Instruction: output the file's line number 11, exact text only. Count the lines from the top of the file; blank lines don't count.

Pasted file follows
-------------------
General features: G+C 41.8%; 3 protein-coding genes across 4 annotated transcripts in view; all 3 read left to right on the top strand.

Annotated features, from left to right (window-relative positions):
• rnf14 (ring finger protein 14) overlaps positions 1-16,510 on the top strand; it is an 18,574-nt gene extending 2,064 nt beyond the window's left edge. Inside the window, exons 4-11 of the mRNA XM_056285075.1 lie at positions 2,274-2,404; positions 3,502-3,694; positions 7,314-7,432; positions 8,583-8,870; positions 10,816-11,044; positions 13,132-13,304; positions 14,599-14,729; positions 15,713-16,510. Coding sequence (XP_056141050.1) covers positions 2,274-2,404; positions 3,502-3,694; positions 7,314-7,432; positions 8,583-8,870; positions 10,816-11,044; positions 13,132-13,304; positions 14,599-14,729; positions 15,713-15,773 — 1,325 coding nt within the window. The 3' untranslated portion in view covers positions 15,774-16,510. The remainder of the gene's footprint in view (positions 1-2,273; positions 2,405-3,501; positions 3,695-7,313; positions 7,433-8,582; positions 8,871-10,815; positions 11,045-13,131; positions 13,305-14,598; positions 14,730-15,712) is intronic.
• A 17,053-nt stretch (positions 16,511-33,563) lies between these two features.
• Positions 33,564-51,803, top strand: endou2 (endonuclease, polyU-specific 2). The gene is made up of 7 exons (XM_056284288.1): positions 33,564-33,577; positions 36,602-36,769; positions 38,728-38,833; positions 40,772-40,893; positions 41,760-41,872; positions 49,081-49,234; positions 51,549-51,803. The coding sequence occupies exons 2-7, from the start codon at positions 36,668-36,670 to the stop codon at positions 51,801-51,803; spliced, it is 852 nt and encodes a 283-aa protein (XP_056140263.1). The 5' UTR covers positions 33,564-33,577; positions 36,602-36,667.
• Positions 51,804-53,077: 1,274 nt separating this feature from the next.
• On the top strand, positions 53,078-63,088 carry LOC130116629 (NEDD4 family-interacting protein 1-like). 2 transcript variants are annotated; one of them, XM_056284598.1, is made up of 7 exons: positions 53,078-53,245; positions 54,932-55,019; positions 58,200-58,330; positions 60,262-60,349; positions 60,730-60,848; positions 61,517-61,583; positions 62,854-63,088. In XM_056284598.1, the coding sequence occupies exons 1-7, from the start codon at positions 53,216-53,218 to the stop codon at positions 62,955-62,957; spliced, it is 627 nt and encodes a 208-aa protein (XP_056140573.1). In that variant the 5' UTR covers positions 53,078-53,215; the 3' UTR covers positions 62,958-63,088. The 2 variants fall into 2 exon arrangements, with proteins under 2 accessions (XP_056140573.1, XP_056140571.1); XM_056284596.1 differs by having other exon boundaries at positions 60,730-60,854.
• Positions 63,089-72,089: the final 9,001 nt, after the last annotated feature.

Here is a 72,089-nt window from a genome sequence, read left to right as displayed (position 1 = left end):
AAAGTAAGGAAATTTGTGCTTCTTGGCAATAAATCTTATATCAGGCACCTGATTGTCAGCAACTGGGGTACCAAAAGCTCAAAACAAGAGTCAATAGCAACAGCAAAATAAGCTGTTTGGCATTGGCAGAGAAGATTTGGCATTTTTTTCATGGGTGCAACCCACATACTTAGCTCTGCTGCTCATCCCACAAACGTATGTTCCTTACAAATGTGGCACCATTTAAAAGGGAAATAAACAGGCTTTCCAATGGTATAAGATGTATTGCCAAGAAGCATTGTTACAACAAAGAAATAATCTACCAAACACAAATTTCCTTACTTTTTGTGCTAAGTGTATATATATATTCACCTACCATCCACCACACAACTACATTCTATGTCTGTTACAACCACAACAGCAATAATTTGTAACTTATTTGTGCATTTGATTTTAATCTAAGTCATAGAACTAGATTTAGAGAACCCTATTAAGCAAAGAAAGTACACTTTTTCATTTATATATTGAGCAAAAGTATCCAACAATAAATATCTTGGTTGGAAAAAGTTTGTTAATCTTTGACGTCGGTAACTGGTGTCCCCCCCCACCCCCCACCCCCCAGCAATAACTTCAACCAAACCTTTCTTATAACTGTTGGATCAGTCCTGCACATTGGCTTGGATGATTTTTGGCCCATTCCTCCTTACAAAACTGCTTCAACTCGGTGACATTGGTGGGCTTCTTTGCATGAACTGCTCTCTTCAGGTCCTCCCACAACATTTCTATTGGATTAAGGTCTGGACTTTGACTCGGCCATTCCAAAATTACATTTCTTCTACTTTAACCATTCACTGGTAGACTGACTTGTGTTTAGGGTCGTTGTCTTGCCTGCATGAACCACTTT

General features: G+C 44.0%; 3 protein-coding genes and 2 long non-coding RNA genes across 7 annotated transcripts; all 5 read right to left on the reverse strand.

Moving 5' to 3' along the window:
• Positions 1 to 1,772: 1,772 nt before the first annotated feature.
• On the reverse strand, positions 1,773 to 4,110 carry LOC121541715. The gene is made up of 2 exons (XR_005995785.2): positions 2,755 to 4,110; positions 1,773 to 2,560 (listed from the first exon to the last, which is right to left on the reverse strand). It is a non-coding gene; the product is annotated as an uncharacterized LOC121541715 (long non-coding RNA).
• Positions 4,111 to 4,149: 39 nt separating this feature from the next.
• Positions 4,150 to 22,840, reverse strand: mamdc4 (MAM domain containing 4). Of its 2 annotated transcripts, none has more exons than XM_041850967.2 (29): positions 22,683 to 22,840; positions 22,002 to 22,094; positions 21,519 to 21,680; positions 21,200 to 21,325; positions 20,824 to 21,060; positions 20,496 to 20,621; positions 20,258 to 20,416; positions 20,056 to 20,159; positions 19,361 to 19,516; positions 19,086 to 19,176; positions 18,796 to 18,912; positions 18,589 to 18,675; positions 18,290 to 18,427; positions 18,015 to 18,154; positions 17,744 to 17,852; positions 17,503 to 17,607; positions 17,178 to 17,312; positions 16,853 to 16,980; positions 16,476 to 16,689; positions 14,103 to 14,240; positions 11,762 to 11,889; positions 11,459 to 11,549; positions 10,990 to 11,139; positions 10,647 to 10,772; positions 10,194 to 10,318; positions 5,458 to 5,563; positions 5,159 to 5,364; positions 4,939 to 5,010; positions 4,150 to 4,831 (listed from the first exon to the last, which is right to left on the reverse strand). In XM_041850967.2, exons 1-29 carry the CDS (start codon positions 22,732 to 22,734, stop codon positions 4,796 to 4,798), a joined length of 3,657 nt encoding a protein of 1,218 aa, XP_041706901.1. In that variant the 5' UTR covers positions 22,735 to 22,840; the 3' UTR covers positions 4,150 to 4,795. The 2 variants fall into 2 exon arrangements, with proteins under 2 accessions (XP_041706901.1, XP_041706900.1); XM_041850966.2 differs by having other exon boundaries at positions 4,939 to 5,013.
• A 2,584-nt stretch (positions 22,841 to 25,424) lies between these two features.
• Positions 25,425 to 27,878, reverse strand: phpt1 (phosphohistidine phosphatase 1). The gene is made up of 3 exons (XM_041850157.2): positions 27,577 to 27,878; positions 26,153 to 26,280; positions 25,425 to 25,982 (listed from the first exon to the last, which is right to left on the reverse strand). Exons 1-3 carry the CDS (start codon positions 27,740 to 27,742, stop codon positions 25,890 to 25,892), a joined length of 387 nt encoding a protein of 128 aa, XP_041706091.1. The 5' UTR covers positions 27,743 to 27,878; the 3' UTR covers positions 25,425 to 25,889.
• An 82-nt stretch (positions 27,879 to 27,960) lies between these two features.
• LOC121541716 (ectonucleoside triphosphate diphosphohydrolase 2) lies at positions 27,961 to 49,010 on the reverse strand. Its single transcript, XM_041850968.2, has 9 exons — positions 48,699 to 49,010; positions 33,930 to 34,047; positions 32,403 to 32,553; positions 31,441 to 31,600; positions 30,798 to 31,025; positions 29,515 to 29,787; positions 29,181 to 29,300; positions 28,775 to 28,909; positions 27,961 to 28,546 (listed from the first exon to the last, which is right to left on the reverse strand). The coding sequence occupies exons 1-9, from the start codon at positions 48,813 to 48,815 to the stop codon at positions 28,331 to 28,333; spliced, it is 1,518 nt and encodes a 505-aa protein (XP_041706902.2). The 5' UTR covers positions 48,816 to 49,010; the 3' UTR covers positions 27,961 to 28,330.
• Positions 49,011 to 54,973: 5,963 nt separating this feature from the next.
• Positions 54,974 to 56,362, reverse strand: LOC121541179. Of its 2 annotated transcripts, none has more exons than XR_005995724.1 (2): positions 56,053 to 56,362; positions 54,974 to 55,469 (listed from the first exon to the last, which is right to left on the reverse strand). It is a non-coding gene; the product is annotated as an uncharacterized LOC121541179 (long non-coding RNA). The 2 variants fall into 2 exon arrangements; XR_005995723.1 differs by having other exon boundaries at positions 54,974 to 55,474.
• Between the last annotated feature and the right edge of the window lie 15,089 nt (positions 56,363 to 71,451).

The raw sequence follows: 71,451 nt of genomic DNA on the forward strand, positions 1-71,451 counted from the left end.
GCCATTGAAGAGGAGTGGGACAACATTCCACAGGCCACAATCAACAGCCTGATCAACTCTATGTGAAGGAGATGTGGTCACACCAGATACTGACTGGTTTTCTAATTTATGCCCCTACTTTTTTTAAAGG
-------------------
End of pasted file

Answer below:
General features: G+C 44.0%; 3 protein-coding genes and 2 long non-coding RNA genes across 7 annotated transcripts; all 5 read right to left on the reverse strand.